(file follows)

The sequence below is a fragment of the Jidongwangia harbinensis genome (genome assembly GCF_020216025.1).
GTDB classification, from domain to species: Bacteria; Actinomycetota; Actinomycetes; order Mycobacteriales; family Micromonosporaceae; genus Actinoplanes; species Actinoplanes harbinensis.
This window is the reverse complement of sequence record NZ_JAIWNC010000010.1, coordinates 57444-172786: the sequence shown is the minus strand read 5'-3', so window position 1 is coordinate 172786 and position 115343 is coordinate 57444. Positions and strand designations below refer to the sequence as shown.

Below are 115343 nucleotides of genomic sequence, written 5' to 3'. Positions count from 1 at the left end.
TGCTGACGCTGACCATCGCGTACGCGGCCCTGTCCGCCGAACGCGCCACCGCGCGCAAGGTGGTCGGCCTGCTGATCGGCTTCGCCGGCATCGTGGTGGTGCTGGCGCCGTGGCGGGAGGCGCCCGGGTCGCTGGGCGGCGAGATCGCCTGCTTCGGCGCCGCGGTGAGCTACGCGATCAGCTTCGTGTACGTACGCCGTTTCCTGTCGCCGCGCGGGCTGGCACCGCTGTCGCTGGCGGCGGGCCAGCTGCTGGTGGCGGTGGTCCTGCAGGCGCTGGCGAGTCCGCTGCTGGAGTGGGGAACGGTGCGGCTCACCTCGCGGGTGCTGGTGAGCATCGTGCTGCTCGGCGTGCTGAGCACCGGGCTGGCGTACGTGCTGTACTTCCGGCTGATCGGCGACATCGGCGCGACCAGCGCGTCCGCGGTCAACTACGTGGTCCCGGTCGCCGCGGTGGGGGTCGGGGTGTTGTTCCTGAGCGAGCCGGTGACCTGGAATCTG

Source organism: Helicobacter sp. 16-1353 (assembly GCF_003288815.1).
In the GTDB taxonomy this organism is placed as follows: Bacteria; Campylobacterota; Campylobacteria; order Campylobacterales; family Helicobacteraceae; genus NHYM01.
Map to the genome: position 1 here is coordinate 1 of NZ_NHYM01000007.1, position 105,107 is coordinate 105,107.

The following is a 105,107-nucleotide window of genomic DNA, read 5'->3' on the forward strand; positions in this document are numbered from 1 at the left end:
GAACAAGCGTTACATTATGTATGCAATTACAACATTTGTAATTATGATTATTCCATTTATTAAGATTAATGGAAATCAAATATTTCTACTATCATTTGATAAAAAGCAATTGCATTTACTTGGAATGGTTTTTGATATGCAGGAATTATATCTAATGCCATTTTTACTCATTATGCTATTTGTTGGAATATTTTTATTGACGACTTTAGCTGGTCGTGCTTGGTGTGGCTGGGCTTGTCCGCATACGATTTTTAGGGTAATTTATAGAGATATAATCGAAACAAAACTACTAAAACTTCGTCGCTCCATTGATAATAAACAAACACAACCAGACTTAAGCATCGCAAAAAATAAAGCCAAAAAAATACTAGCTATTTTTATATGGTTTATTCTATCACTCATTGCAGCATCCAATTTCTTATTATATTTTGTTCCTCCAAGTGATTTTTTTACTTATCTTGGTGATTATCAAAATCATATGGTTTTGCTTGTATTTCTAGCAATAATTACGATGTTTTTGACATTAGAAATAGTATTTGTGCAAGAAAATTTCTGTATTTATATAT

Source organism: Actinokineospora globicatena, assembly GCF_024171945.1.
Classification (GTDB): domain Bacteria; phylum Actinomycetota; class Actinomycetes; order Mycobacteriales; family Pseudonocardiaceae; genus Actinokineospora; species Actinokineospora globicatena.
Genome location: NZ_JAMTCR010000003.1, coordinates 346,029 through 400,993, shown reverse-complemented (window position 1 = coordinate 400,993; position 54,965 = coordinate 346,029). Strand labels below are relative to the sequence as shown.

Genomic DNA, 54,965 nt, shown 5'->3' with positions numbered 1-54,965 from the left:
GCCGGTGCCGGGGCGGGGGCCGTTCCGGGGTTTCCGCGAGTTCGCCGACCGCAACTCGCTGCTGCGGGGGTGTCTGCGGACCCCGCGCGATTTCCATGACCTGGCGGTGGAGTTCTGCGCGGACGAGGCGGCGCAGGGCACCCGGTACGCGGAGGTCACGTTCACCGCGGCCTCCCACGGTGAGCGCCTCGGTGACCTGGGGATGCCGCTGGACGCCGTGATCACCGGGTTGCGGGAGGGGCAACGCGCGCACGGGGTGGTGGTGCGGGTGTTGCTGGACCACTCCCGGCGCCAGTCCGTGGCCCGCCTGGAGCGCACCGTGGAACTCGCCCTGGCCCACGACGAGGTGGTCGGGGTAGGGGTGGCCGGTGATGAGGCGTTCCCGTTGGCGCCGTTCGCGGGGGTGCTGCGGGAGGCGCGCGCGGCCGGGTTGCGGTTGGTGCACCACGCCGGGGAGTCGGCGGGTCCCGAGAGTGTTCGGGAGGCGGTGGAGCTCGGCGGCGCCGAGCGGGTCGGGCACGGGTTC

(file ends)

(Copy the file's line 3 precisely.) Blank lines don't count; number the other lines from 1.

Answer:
This window is the reverse complement of sequence record NZ_JAIWNC010000010.1, coordinates 57444-172786: the sequence shown is the minus strand read 5'-3', so window position 1 is coordinate 172786 and position 115343 is coordinate 57444. Positions and strand designations below refer to the sequence as shown.